Menopause is not an illness but a natural and inevitable phase that every woman encounters in her life. It is the stage when the ovaries cease to function, certain hormones stop being produced, and the menstrual cycle comes to an end.
The interruption of this cycle is characterized by significant changes in a woman’s body and does not always occur as if someone suddenly switched off a light: in some cases, it happens gradually, while in others, it may occur overnight. Not all women go through menopause in the same way. Some experience all the symptoms, some only a few, and others may go through menopause without even noticing anything.
To address these changes and prevent potential health issues, it is important for women to receive proper medical care. This is why the Paideia International Hospital has established the multidisciplinary Menopause Centre. A team of medical professionals comprising:
The multidisciplinary Menopause Centre at Paideia International Hospital offers a personalized path that begins with an initial gynecological visit where all the patients’ needs are assessed, and various therapies are proposed based on the identified issues.
For issues not strictly gynecological, the patient is guided through the continuation of the path and entrusted to highly specialized personnel depending on the identified problem.
The comprehensive and personalized assessment may include tests such as bone density measurement (BMD), specialized visits to allow an in-depth evaluation of specific issues, such as joint problems, cardiac or gynecological disorders, and provide targeted treatments and advice on health management.
Not all women go through menopause in the same way. That is why the approach to menopause cannot be the same for everyone but needs to be tailored, like a “made-to-measure” garment. It is important for women to know that they are not alone in facing this delicate moment but that there are professionals available who can offer support and appropriate care.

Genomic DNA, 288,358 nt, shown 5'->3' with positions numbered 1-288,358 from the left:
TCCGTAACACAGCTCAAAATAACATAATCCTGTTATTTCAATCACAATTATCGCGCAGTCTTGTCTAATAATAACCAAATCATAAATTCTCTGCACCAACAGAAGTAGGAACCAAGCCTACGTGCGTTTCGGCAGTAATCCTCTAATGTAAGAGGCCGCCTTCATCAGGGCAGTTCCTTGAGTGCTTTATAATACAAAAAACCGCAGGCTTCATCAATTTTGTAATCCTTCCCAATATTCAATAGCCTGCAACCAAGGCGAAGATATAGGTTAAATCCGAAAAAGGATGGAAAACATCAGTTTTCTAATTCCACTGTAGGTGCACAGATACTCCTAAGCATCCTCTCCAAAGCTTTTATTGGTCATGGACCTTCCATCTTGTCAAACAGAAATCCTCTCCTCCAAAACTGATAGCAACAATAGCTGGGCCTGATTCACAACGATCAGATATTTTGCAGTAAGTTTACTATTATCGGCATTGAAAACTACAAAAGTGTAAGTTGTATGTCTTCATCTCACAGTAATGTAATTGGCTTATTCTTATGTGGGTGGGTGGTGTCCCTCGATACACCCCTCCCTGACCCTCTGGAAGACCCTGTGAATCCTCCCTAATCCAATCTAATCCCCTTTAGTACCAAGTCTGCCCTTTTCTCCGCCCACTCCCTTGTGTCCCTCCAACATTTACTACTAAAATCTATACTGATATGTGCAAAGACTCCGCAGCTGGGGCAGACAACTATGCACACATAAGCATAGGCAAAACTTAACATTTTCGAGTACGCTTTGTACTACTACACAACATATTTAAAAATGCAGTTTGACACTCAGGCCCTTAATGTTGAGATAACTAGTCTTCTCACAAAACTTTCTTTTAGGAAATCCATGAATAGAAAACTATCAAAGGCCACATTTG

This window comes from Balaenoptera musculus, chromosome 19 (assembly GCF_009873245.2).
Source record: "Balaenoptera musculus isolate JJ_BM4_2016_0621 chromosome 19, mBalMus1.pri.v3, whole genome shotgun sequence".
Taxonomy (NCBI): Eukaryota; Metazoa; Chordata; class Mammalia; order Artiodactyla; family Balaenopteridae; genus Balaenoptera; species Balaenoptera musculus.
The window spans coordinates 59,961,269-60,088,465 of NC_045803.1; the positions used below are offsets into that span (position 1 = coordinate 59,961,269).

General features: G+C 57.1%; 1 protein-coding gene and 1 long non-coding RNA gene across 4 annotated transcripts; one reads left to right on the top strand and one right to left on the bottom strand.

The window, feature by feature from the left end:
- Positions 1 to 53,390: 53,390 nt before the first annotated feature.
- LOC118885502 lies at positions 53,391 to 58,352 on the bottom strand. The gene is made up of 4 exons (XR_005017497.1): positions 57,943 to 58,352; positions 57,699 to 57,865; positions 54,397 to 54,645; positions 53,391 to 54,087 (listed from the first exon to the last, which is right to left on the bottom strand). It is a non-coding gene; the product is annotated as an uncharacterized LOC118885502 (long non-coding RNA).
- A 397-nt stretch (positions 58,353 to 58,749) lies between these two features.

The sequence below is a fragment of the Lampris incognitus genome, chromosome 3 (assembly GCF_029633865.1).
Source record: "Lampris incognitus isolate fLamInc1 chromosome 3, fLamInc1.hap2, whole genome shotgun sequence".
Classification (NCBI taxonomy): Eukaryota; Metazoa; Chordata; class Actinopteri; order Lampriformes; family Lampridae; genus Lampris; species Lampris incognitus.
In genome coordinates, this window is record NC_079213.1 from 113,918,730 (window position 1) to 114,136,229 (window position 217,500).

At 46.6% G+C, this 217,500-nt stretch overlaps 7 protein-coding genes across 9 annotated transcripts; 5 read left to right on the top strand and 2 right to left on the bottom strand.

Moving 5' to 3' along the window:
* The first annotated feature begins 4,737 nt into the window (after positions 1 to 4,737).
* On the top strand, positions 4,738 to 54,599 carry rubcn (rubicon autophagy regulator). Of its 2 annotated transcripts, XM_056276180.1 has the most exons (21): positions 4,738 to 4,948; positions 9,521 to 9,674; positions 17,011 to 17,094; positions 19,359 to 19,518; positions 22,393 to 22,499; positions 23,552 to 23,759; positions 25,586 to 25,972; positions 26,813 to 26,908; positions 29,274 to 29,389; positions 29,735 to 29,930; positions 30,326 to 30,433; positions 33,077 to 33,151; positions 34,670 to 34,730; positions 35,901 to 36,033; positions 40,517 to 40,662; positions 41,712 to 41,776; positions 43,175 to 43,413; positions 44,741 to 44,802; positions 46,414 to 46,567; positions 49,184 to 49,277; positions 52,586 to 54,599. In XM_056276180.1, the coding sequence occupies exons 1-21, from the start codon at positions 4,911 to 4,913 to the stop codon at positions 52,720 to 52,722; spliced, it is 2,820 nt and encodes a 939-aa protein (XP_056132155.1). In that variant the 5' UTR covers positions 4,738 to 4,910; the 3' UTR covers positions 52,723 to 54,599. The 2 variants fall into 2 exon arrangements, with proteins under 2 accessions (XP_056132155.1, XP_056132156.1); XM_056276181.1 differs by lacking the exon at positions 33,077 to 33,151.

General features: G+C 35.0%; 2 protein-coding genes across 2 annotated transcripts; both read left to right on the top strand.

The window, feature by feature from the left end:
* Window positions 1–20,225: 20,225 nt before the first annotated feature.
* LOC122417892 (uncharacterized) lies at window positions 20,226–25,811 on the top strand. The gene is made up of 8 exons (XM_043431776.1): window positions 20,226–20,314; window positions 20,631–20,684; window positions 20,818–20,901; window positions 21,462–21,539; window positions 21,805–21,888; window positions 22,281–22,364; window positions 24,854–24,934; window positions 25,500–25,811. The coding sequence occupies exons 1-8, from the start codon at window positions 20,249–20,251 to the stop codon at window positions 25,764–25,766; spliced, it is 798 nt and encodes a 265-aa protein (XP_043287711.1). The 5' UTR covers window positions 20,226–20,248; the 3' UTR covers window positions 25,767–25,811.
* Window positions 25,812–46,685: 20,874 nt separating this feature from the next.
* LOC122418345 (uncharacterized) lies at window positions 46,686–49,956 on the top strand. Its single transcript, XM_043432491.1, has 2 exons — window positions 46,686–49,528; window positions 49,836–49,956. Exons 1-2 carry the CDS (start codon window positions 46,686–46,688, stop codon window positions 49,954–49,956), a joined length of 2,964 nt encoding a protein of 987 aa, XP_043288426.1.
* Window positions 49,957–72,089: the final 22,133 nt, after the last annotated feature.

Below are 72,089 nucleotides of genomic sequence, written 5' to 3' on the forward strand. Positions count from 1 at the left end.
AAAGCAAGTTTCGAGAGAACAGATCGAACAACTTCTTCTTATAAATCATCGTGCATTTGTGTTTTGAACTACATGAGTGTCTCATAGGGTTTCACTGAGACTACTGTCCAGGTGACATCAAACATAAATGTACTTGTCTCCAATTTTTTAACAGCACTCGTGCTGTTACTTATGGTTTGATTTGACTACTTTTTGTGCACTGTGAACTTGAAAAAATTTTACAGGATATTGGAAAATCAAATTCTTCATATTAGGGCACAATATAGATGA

At what age does menopause occur?
The first signs of ovarian sluggishness can occur around the age of 40, often accompanied by premenstrual syndrome (mood swings/water retention-swelling/emotional hypersensitivity/breast tension/headache), and with gradually shorter menstrual cycles (usually every 24-26 days), with a lighter flow.
As we enter the actual pre-menopausal phase, where hormones begin to undergo significant changes, we may experience 2 cycles in a month or cycles that do not occur for months, along with either heavy or very light menstrual flows.
This phase requires gynecological monitoring as hormonal fluctuations can lead to an increased risk of developing endometrial polyps, ovarian formations, and breast hyperstimulation.
What are the symptoms of menopause?
This delicate phase is characterized by the onset of various symptoms — some bothersome yet temporary, while others may persist over time.
The decrease in estrogen levels leads to several physical and psychological changes: hot flashes, irritability, difficulty sleeping at night with typical nocturnal awakenings, emotional hypersensitivity, a feeling of accelerated heartbeat (especially in the evening), anxiety, depression, susceptibility to panic attacks, urinary incontinence, memory decline, a sense of a foggy mind, decreased concentration, night sweats, dryness and/or itching of the vulva and/or vagina, headaches, recurrent cystitis and/or vaginitis, joint and/or bone and/or muscle pain, fatigue and lethargy, decreased libido (particularly difficulty initiating intercourse), thinning, thinning, and/or hair loss, drastic thinning of the skin, accelerated aging, and nail fragility.
There is also a redistribution of body fat, with changes in physical appearance and a tendency towards weight gain. Weight gain of 5 to 10 kg, especially in the abdominal area, is very difficult to remove.
Attention should be paid to cardiovascular risk factors that may manifest: cholesterol, which was previously used to produce hormones, now remains in excess, and if the liver does not have a good ability to eliminate it (genetic predisposition), one may end up with higher cholesterol levels in the blood. It is necessary to monitor blood glucose levels, insulin levels, triglyceride levels, and thyroid hormones.
Moreover, especially for those with a family predisposition, the famous “typically female low blood pressure,” with the absence of “female” hormones, can begin to rise. Symptoms such as headaches, dizziness, or other feelings of general discomfort indicate the need to check blood pressure.
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